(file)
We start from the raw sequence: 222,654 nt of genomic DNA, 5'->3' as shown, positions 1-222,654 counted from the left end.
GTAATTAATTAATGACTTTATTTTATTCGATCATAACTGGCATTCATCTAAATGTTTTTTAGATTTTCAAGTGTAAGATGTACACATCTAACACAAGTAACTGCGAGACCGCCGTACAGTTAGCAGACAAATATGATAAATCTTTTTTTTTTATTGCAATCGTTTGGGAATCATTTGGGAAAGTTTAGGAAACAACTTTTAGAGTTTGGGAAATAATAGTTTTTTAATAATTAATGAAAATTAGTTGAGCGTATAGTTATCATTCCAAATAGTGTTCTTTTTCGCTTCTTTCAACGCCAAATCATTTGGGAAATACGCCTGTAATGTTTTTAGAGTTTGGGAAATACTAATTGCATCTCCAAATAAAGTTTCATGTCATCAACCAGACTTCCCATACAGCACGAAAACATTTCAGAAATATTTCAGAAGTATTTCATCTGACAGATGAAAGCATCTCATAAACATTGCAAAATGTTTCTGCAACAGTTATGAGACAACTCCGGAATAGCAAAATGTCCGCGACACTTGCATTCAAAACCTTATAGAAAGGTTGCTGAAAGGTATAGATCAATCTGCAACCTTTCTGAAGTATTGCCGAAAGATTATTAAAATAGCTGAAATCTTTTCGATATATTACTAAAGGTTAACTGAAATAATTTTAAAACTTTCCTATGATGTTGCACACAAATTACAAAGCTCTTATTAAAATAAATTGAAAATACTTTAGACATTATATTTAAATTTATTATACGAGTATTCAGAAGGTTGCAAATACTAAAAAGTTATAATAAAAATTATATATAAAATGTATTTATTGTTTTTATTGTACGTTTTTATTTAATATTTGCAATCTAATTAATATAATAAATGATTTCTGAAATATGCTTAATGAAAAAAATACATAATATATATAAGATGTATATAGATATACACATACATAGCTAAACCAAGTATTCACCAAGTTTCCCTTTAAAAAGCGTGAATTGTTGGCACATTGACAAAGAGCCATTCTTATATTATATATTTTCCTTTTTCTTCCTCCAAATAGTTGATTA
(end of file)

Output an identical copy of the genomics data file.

We start from the raw sequence: 222,654 nt of genomic DNA, 5'->3' as shown, positions 1-222,654 counted from the left end.
GTAATTAATTAATGACTTTATTTTATTCGATCATAACTGGCATTCATCTAAATGTTTTTTAGATTTTCAAGTGTAAGATGTACACATCTAACACAAGTAACTGCGAGACCGCCGTACAGTTAGCAGACAAATATGATAAATCTTTTTTTTTTATTGCAATCGTTTGGGAATCATTTGGGAAAGTTTAGGAAACAACTTTTAGAGTTTGGGAAATAATAGTTTTTTAATAATTAATGAAAATTAGTTGAGCGTATAGTTATCATTCCAAATAGTGTTCTTTTTCGCTTCTTTCAACGCCAAATCATTTGGGAAATACGCCTGTAATGTTTTTAGAGTTTGGGAAATACTAATTGCATCTCCAAATAAAGTTTCATGTCATCAACCAGACTTCCCATACAGCACGAAAACATTTCAGAAATATTTCAGAAGTATTTCATCTGACAGATGAAAGCATCTCATAAACATTGCAAAATGTTTCTGCAACAGTTATGAGACAACTCCGGAATAGCAAAATGTCCGCGACACTTGCATTCAAAACCTTATAGAAAGGTTGCTGAAAGGTATAGATCAATCTGCAACCTTTCTGAAGTATTGCCGAAAGATTATTAAAATAGCTGAAATCTTTTCGATATATTACTAAAGGTTAACTGAAATAATTTTAAAACTTTCCTATGATGTTGCACACAAATTACAAAGCTCTTATTAAAATAAATTGAAAATACTTTAGACATTATATTTAAATTTATTATACGAGTATTCAGAAGGTTGCAAATACTAAAAAGTTATAATAAAAATTATATATAAAATGTATTTATTGTTTTTATTGTACGTTTTTATTTAATATTTGCAATCTAATTAATATAATAAATGATTTCTGAAATATGCTTAATGAAAAAAATACATAATATATATAAGATGTATATAGATATACACATACATAGCTAAACCAAGTATTCACCAAGTTTCCCTTTAAAAAGCGTGAATTGTTGGCACATTGACAAAGAGCCATTCTTATATTATATATTTTCCTTTTTCTTCCTCCAAATAGTTGATTA